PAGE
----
the last shall be first
VOLOKH at mail.law.ucla.edu
Sat Mar 10 11:57:12 PST 2001
I would certainly welcome some "analysis and consistency" on this
subject, but the post below strikes me as primarily sloganeering and
personal attacks. Surely it's not news that the words "oppression" and
"shoving your ideology down the throats of others" do little to resolve
constitutional arguments, because they beg the question of what is
oppressive and what ideologies should or should not be shoved down the
throats of others.
Rick Duncan obviously thinks that abortion is among the worst possible
forms of oppression; one doesn't have to agree with him (I don't) to
recognize that this is his view, and that the word "oppression" doesn't
resolve the issue either way. Likewise, I suspect that he thinks that the
Court's decision in Roe and the minority's argument in Bowers was an attempt
to "shove [the Justices'] ideology down the throats of others," but
obviously that wouldn't resolve the issue either way, either, since the
question is whether it's the right ideology. After all, all of us are happy
with laws that "shove our anti-infanticide ideology down the throats of
others" or "shove our anti-slavery ideology down the throats of others,"
because certain ideologies *should* be shoved down others' throats. The
interesting question is whether anti-abortion ideology or
anti-homosexual-conduct ideology qualify -- but that's a matter that slogans
like "don't shove your ideology down the throats of others" famously fail to
This should not, I think, be surprising stuff to legal academics like us;
nor do I think is the discussion benefited by debate at this level.
As to trying to taint Rick by suggesting that his view is somehow related
to endorsing Dred Scott and Plessy, it seems to me that this is both a
shameful slur and a patently unsound non sequitur. The argument, it seems
to me, is "I think X's proposal would oppress people; Dred Scott and Plessy
oppressed people; so let me throw in an innuendo linking X with Dred Scott
and Plessy." What kind of argument is that?
I apologize if this sounds stuffy or self-righteous, but it seems to me
that arguments like this must be responded to. They are regrettably too
common in lay debate; but we know better, and can do better.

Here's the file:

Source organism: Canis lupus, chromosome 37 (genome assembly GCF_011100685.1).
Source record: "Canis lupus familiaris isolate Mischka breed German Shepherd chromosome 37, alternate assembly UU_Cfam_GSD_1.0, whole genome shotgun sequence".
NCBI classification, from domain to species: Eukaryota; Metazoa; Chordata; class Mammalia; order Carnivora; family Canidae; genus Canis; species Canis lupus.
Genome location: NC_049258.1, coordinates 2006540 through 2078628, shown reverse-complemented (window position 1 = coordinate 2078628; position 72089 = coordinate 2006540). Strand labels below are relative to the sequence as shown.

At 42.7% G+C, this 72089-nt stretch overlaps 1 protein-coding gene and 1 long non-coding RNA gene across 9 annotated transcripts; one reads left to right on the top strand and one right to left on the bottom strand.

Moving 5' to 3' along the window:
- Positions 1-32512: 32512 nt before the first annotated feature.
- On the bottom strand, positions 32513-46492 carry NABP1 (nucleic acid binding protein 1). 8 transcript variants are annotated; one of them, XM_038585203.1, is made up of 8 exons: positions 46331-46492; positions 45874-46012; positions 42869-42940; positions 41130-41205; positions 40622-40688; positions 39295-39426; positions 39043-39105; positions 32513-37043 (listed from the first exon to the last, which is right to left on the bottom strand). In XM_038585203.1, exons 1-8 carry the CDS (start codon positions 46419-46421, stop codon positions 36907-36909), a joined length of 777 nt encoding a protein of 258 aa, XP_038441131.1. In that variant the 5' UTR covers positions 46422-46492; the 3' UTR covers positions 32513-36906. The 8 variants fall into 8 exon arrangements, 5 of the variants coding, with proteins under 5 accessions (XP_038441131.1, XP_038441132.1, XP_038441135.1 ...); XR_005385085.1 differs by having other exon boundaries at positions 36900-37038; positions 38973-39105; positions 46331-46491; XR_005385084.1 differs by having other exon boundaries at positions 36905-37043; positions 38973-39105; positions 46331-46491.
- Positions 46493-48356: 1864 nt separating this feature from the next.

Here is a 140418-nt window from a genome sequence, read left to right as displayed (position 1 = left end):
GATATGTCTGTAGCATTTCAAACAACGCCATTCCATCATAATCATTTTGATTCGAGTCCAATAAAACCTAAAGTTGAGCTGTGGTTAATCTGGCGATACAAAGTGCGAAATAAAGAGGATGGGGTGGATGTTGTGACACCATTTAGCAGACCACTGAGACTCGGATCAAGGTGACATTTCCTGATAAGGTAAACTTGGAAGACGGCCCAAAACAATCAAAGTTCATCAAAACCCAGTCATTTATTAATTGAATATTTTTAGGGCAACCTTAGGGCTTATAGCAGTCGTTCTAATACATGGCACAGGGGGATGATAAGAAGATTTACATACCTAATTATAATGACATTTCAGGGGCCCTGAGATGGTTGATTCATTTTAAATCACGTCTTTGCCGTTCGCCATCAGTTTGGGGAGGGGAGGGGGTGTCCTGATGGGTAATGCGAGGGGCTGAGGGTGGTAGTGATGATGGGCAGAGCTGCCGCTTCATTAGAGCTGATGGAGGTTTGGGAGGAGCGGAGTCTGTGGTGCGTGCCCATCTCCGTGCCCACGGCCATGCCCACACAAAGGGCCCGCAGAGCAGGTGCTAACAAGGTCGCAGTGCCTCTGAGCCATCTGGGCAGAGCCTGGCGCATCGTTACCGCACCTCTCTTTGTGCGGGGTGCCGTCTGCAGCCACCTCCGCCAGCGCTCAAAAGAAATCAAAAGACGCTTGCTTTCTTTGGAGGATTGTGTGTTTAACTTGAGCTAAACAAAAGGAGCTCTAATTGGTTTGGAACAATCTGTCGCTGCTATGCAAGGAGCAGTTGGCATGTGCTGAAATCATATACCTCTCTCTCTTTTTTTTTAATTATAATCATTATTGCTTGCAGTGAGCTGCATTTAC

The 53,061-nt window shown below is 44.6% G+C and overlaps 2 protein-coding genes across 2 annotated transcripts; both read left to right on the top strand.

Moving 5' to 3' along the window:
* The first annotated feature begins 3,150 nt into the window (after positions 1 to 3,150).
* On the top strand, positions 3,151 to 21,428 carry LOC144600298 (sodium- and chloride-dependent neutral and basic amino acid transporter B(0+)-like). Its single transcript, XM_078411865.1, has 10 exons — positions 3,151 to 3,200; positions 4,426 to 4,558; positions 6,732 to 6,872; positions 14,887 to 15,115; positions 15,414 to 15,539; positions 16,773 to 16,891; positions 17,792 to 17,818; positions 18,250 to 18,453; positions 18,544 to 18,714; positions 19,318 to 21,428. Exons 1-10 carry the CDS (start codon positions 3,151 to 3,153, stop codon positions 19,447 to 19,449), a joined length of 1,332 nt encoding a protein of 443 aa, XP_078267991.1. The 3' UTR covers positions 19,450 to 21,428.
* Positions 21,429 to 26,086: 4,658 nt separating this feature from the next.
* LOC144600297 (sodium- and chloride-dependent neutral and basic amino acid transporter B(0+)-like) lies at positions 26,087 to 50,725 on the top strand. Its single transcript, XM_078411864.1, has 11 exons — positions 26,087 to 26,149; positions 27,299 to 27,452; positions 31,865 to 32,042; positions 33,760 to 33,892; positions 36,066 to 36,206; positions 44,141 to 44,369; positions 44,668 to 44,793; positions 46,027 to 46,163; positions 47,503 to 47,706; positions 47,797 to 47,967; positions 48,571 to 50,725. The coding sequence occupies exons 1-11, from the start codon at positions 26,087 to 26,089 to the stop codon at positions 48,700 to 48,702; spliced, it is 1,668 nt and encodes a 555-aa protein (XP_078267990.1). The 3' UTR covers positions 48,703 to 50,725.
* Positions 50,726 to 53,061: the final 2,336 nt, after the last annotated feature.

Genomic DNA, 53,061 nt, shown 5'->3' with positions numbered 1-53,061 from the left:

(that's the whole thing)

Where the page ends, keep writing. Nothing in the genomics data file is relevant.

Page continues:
From: Paul Finkelman
To: CONLAWPROF at listserv.ucla.edu
Sent: 3/9/01 5:45 PM
Subject: the last shall be first
Well, Rick may have them right, but of course in the wrong order as he
fully knows! Rick seems to argue that it is good to oppress the living
is wrong to allow the living and thus he likes Bowers and hates Roe
Oppress gay people and does not like it when the courts say you shall
oppress women. At least he is consistent in oppressing minorities and
those with less power than white straight men. Logically, we might add
Great opinoins, Dred Scott and Plessy and as a bad one Brown, since they
people. Now, I am sure Rick will not like this comparison, but the
logic seems clear.
His great case oppresses a small minority; his "bad" case is one that
provides freedom to
large numbers of women in America to control their bodies, and to some
earning power and their economic status.
Alternatively, Rick's "great" case imposes his version of religious
morality on everyone and his "bad" case is "bad" in part because it
allows other people to do what they think is religiously and morally
correct (and in some cases absolultely required by their own faith), and
does not allow him to impose his morality on them. Oddly enough, if his
good case had been decided the other way (then he would have two bad
cases) he would not be endangered, his liberty would not be harmed in
the slightest way; but if both were decided the way he likes, the
liberty of others would be harmed.
It is curious that Rick was so unhappy with Buck v. Bell -- because it
took liberty and self-determination away from Carrie Buck -- which is in
part why I think it a wrong case, but he applauds other cases that to it
to individuals (gays) he dislikes and complains about cases that give
liberty to women to decide *exactly* what Carrie Buck wanted, which is
the right to decide whether to go through pregnancy and bear children.
The ironies are so much fun when you susbtitute analysis and consistency
for mere prejudice or the desire to shove your religion and ideology
down the throats of others.
. . .
Chapman Distinguished Professor
University of Tulsa College of Law
3120 East Fourth Place
Tulsa, OK 74104
E-mail: paul-finkelman at utulsa.edu
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